Wednesday, June 20, 2012

The origins of the Devil or the grave of monotheism

Blabbering inspired by 'The Devil' by Jeffrey Burton Russell:
From movie 'Legend'
If I think about the devil the first things that come to mind are contemporary movies, literature (Inferno, Faust, Master and Margarita, Paradise Lost) and Medieval Art. If I am asked for his origins I would have to stop for a second before saying New Testament and then think hard if there is a devil or a devil like figure in the Old Testament to remember Satan in the Book of Job. As for ancient polytheistic faiths, they usually have rulers of the underworld but such divinities were not The Devil per se. But then so isn’t Satan in Job, if anything he resembles God’s pub buddy with whom God makes a drunken bet. Its far later that we come to the sinister Devil, and the devil found in contemporary popular culture has close to nothing to do with the Bible. So how does the devil come in to being?  

In short and liberally paraphrasing J.B. Russell’s (JBR) argument: we created him because we could not come to terms with god being Good and Evil at the same time (from my point of view this is a testimony to human egoism and self-righteousness, after all we created god in our image or he created us in his, either way if God is Good and Evil it makes humans Good and Evil, and for some reasons we find it hard to come to terms with the darker side of our nature).

JBR argues that the Devil is a personification of Evil then traces how evil became personified. It’s a fascinating story how polytheistic faiths and Judaism at its earliest stages could deal with the idea that god is good and bad in Isaiah 45:7 God proclaims that he created both Good and Evil:

I form light and create darkness,
I make weal and create woe;
I the Lord do all these things.

Yet as a religion developed there raised a need to explain evil and usually part of the explanation was differentiating it from God. It happened in the early Near Eastern religions, it happened in Egypt, and Greece, and Judaism. Reading thought JBR’s account is like watching trees lose their leaves in autumn. It happens so gradually that you don’t notice until one day you wake up and the trees stand in the nude.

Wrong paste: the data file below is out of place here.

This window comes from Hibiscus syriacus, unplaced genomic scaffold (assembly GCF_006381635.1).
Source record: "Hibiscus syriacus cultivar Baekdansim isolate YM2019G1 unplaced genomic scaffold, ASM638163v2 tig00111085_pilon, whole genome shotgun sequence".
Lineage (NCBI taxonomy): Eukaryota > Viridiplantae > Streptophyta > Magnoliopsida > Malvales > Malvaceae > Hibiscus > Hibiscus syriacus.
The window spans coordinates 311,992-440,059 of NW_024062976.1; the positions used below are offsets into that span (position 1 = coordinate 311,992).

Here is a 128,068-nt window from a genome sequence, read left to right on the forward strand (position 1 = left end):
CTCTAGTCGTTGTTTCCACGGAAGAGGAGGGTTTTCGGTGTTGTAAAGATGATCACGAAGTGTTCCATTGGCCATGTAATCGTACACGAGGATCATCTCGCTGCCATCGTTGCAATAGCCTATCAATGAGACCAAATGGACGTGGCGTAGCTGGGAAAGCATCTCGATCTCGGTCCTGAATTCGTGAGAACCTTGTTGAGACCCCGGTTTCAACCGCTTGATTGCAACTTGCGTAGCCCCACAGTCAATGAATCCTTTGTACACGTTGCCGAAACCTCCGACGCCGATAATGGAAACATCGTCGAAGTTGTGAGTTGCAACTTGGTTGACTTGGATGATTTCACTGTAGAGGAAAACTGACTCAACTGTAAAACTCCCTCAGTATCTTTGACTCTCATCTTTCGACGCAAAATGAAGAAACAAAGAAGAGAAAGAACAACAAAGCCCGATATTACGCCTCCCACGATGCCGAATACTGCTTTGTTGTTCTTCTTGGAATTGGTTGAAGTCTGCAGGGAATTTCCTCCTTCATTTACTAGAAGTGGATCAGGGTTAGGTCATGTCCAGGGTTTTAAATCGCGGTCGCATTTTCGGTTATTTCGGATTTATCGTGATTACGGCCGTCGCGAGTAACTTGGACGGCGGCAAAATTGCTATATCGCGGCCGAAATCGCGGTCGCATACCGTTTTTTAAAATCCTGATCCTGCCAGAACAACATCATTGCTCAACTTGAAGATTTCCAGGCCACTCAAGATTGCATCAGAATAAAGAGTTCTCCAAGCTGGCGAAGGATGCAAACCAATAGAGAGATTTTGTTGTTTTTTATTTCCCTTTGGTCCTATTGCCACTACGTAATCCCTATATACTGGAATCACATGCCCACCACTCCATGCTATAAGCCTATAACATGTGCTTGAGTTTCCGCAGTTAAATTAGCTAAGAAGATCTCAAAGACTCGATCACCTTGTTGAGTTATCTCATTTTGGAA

Dualistic thinking comes gradually; slowly grey is divided in to white and black, a human into flesh and spirit. First God is both: good and bad, then there is an angel/god/semi-god/god’s minion who does his dirty work (for some reason I always think of Matt Damon in Dogma) and before you know it you have two opposing powers.
What I personally find interesting is how Christianity allows the devil to exist, because it is in the Devil that it finds its end. When the Devil was created a grave was dug up for every monotheistic faith. If the Christian God is wholly Good and the Devil is wholly Bad it puts God and the Devil as different sides of the same coin meaning that it ceases to be monotheistic and becomes dualistic. It is not only one God but God and Devil and this is the end of monotheism.
And now I cannot wait to get my hands on theological works to see elaborate arguments filled with ‘ifs’ and ‘buts’ that try to keep Christianity monotheistic while proclaiming the reality of the Devil. Any suggestions where to start?

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